Con Colleano 1899-1973

Con Colleano

Con Colleano

The world’s greatest tightwire artist was born at Lismore, New South Wales, on 26 December 1899.

Practising up to seven hours a day, Con mastered the feet-to-feet somersault on the tightwire – a feat previously considered impossible, as the performer cannot see his feet as they land on the wire.

After a sensational debut at the New York Hippodrome in September 1924, he was soon starring for the great Ringling Bros and Barnum & Bailey Combined Circus.

 

The Wizard of the Wire

‘Con Colleano was supposed to be Spanish,’ said veteran comedian Ron Shand, remembering
a meeting in the bar of the smart Australia Hotel in Sydney. ‘He was dark, always beautifully dressed and he spoke impeccably, consequently people didn’t know what he really was. As we just stood at the bar there, our drinks in our hands, I looked around and I thought to myself, if people knew that Con was an Aboriginal he could have been thrown out of the bar. That’s how it was in those days.’

The world’s greatest tightwire artist was born at Lismore, New South Wales, on 26 December 1899, the third of the ten children of an itinerant showman and boxer, Cornelius Sullivan and his wife, Vittorine, the grand-daughter of an Aboriginal. Con was about eight when the family settled at Lightning Ridge, where the children learnt circus skills. By 1910 they were on the road, sometimes presenting their own show and sometimes working with other circuses.

Perhaps inspired by the English Kellino acrobatic troupe, the family adopted the name ‘Colleano’, and by 1918 ‘Colleano’s All-Star Circus’ was touring Queensland. Capitalising on their dark skin colour, but masking their part-Aboriginal origins, the children were billed as ‘The Royal Hawaiian Troupe’, and Con appeared as ‘Zeneto, Prince of Wirewalkers’.

Practising up to seven hours a day, Con mastered the feet-to-feet somersault on the tightwire – a feat previously considered impossible, as the performer cannot see his feet as they land on the wire. By 1922 Con was sufficiently adept to score an engagement on the Tivoli Circuit. The following year he toured for Fuller’s, who billed other members of the family as ‘The Eight Akabar Arabs’.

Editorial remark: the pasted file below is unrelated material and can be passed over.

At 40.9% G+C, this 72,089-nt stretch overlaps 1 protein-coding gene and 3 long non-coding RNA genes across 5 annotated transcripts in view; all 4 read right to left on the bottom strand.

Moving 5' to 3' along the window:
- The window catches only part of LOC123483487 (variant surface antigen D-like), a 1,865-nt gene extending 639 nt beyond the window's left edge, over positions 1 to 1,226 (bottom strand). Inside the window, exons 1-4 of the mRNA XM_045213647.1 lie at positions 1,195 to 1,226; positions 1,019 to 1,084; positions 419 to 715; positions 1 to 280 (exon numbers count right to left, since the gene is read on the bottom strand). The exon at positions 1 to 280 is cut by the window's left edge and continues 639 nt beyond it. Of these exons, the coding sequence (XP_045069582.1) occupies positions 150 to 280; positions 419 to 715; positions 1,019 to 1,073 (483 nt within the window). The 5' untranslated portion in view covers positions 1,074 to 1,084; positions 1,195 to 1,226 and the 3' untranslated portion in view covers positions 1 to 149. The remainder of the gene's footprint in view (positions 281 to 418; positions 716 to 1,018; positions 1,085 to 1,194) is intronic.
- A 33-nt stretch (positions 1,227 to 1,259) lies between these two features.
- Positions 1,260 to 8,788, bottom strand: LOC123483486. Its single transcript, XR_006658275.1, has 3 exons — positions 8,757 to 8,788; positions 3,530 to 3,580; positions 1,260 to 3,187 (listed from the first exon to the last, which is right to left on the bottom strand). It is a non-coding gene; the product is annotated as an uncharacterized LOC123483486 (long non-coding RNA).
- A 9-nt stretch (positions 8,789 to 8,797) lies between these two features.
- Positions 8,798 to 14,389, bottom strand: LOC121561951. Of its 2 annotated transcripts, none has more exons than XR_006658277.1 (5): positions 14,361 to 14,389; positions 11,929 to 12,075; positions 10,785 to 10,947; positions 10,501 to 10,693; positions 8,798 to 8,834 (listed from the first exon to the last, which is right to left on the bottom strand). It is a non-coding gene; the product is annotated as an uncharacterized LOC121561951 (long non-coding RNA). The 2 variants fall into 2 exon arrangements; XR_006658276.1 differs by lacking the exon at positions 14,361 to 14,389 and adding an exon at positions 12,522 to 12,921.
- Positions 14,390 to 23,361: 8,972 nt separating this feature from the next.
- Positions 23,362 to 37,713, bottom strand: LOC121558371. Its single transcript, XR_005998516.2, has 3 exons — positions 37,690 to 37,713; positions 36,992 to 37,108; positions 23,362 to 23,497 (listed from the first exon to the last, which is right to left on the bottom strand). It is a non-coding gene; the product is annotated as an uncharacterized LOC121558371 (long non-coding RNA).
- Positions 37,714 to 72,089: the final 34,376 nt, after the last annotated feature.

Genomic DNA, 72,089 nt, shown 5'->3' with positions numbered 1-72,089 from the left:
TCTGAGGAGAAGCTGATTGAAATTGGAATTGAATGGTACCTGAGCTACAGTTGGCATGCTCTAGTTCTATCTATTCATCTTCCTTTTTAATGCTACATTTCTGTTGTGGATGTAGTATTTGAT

In 1924 Con and his fiancée, soubrette Winifred Trevail, set off to conquer the world. In Johannesburg, Colleano adopted the spangled Spanish costume that became his trademark. After a sensational debut at the New York Hippodrome in September 1924, he was soon starring for the great Ringling Bros and Barnum & Bailey Combined Circus. ‘The Australian Wizard of the Wire’ drew a weekly salary of $US1000 and remained its principal attraction for many seasons. He also played in circus and variety in Britain and Europe. In Germany his artistry charmed Hitler who, like everyone else, assumed he was an acceptably Aryan Spaniard.

Colleano returned to Australia in 1937, headlining in the Tivoli Circuit’s Coronation Year revue, Three Cheers for the Red, White and Blue. After the tour he ‘went bush’ for two months, half-expecting a booking with Wirths’ Circus; it never came and he returned to the United States. In 1943 he made his only film appearance – as an uncredited stunt double for Charles Boyer, who played a circus aerialist in Flesh and Fantasy.

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Circus Poster

Biographical references

Mark St Leon: The Wizard of the Wire, Aboriginal Studies Press, 1993
Mark St Leon: ‘Con Colleano’, in Australian Dictionary of Biography, volume 13. Melbourne University Press
Mark St Leon: ‘Con Colleano’, in Companion to Theatre in Australia,Currency Press, 1995